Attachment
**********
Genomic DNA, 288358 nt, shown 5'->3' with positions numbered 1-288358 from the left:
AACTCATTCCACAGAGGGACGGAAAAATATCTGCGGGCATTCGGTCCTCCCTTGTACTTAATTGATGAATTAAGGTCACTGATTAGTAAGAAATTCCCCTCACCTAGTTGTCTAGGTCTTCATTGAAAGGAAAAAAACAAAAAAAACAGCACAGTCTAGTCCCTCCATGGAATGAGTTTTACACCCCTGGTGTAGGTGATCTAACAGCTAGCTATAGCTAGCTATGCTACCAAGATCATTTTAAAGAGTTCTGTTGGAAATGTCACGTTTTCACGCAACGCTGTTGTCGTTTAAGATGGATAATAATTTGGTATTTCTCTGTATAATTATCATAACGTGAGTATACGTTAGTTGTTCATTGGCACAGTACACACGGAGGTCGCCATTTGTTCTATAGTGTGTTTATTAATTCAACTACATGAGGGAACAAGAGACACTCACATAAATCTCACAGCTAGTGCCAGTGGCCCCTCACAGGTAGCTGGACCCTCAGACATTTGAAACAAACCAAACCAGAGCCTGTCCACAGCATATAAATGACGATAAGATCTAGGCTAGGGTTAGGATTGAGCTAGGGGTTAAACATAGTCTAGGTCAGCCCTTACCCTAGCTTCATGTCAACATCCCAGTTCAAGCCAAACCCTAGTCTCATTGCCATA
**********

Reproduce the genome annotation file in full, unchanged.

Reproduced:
Genomic DNA, 288358 nt, shown 5'->3' with positions numbered 1-288358 from the left:
AACTCATTCCACAGAGGGACGGAAAAATATCTGCGGGCATTCGGTCCTCCCTTGTACTTAATTGATGAATTAAGGTCACTGATTAGTAAGAAATTCCCCTCACCTAGTTGTCTAGGTCTTCATTGAAAGGAAAAAAACAAAAAAAACAGCACAGTCTAGTCCCTCCATGGAATGAGTTTTACACCCCTGGTGTAGGTGATCTAACAGCTAGCTATAGCTAGCTATGCTACCAAGATCATTTTAAAGAGTTCTGTTGGAAATGTCACGTTTTCACGCAACGCTGTTGTCGTTTAAGATGGATAATAATTTGGTATTTCTCTGTATAATTATCATAACGTGAGTATACGTTAGTTGTTCATTGGCACAGTACACACGGAGGTCGCCATTTGTTCTATAGTGTGTTTATTAATTCAACTACATGAGGGAACAAGAGACACTCACATAAATCTCACAGCTAGTGCCAGTGGCCCCTCACAGGTAGCTGGACCCTCAGACATTTGAAACAAACCAAACCAGAGCCTGTCCACAGCATATAAATGACGATAAGATCTAGGCTAGGGTTAGGATTGAGCTAGGGGTTAAACATAGTCTAGGTCAGCCCTTACCCTAGCTTCATGTCAACATCCCAGTTCAAGCCAAACCCTAGTCTCATTGCCATA